The horse-chestnut blossoms also cooperate. The pyramidal bunch of bloom is not a crowd of individuals each self-contained and self-sufficient. It is more like the ant and bee communities, in which ea...
-The Flowering Of The Forest-Trees. Part 4
We have seen that some of our familiar trees seem to be passing through changes in the structure and mode of fertilization of their flowers. Others are even now diminishing the number of their seeds. ...
-Chapter V. Green Leaves At Work
Between the budding and the falling leaf, Stretch happy skies, With colors and sweet cries, Of mating birds in uplands and in glades. The world is rife. - T. B. Aldrich. When spring, long waited ...
-Green Leaves At Work. Part 2
In the jelly which fills the leaf-cells there are floating specks of green, so vivid in color, and so numerous, as to give their hue to the whole leaf. These specks are chlorophyll bodies, and they ar...
-Green Leaves At Work. Part 3
There is a lower depth of parasitism than this, in which the plant steals digested food from its victim. When this stage of degradation is reached the foliage of the parasite dwindles, and its green c...
-Green Leaves At Work. Part 4
The water which ascends from the roots of a growing plant into its leaves holds in solution about as much mineral matter as is contained in ordinary well-water. The warmth of the summer air causes som...
-Green Leaves At Work. Part 5
The cactus family has a few representatives which grow wild as far north as Nantucket, but most of its members live in the hottest situations in tropic or semi-tropic lands. In such localities there i...
-Chapter VI. Lily-Kin And Rose-Kin
Let us change the subject, and talk about lilies and roses. - E. Buxton. FROM time out of mind there has been a close companionship between the lily and the rose. They have bloomed together in al...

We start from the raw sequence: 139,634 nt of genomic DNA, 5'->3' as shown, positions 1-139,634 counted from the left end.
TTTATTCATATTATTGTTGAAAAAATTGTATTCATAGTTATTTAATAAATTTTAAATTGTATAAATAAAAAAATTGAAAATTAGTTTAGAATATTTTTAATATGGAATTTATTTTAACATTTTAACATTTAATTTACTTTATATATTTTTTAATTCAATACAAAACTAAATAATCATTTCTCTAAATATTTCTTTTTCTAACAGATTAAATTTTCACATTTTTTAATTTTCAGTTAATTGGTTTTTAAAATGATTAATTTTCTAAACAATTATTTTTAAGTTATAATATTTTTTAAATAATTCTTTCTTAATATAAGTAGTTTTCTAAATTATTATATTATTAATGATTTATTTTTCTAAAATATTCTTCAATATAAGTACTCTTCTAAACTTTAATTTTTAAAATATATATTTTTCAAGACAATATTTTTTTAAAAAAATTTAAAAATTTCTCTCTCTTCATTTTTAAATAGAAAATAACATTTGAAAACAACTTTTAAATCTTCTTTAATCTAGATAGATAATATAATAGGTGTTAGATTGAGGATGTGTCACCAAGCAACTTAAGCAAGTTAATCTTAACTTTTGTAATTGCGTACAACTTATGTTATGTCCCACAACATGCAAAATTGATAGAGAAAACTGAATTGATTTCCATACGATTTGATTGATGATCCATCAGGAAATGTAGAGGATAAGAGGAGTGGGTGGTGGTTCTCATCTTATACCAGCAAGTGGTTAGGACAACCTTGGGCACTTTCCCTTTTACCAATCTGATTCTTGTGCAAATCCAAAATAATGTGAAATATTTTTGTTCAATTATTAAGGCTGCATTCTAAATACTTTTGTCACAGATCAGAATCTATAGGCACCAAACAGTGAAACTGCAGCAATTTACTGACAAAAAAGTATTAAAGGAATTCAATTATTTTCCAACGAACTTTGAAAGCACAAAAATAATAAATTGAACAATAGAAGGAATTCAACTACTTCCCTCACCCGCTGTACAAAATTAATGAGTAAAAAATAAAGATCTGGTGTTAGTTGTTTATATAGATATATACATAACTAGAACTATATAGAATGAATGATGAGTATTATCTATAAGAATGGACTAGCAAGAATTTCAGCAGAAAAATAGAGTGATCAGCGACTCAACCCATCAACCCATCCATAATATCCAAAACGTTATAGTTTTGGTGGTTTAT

-Lily-Kin And Rose-Kin. Part 2
But the lily's many kin have each, as the ponderous term monocotyledon implies, but a single seed-leaf. In the ripe grain- or grass-seed it has a peculiar shield-like form, and it is wrapped completel...
-Lily-Kin And Rose-Kin. Part 3
The student afield, with no equipment save a penknife and a pocket-lens, and with mayhap but a limited stock of patience, is content to know that this woody thread is a fibro-vascular bundle, and that...
-Lily-Kin And Rose-Kin. Part 4
By the end of summer, however, a transverse section of the bundle in question will show no actively-dividing constructive cells. The formation of new substances is over for the season, and each fibro-...
-Lily-Kin And Rose-Kin. Part 5
Incredible as it may sound, the calla is not a flower, and the snowy spathe which enfolds its golden head is neither a petal nor a sisterhood of petals. It is a foliage-leaf, become big and beautifu...
-Chapter VII. Grasses
Praised be my Lord for our mother the earth, the which doth sustain us, and keep us, and bringeth forth divers fruits, and flowers of many colors and grass. - Song of the Creatures, by Francis of As...